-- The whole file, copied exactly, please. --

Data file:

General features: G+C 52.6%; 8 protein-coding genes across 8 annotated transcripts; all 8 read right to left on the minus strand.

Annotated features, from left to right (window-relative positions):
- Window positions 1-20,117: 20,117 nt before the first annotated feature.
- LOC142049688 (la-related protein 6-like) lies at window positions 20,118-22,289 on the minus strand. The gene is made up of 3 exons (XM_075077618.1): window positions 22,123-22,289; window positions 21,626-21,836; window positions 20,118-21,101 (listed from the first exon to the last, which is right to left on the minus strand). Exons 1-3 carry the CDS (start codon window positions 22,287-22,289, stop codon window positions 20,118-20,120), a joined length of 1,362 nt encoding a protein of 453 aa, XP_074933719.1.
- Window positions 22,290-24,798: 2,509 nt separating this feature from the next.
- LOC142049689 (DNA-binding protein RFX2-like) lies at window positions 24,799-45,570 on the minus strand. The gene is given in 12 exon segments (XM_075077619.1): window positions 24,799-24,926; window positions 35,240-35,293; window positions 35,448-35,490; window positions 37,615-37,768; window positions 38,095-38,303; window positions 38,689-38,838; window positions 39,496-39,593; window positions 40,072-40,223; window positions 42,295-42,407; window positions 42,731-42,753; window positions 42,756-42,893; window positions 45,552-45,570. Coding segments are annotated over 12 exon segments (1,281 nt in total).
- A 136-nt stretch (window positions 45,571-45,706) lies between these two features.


General features: G+C 52.6%; 8 protein-coding genes across 8 annotated transcripts; all 8 read right to left on the minus strand.

Annotated features, from left to right (window-relative positions):
- Window positions 1-20,117: 20,117 nt before the first annotated feature.
- LOC142049688 (la-related protein 6-like) lies at window positions 20,118-22,289 on the minus strand. The gene is made up of 3 exons (XM_075077618.1): window positions 22,123-22,289; window positions 21,626-21,836; window positions 20,118-21,101 (listed from the first exon to the last, which is right to left on the minus strand). Exons 1-3 carry the CDS (start codon window positions 22,287-22,289, stop codon window positions 20,118-20,120), a joined length of 1,362 nt encoding a protein of 453 aa, XP_074933719.1.
- Window positions 22,290-24,798: 2,509 nt separating this feature from the next.
- LOC142049689 (DNA-binding protein RFX2-like) lies at window positions 24,799-45,570 on the minus strand. The gene is given in 12 exon segments (XM_075077619.1): window positions 24,799-24,926; window positions 35,240-35,293; window positions 35,448-35,490; window positions 37,615-37,768; window positions 38,095-38,303; window positions 38,689-38,838; window positions 39,496-39,593; window positions 40,072-40,223; window positions 42,295-42,407; window positions 42,731-42,753; window positions 42,756-42,893; window positions 45,552-45,570. Coding segments are annotated over 12 exon segments (1,281 nt in total).
- A 136-nt stretch (window positions 45,571-45,706) lies between these two features.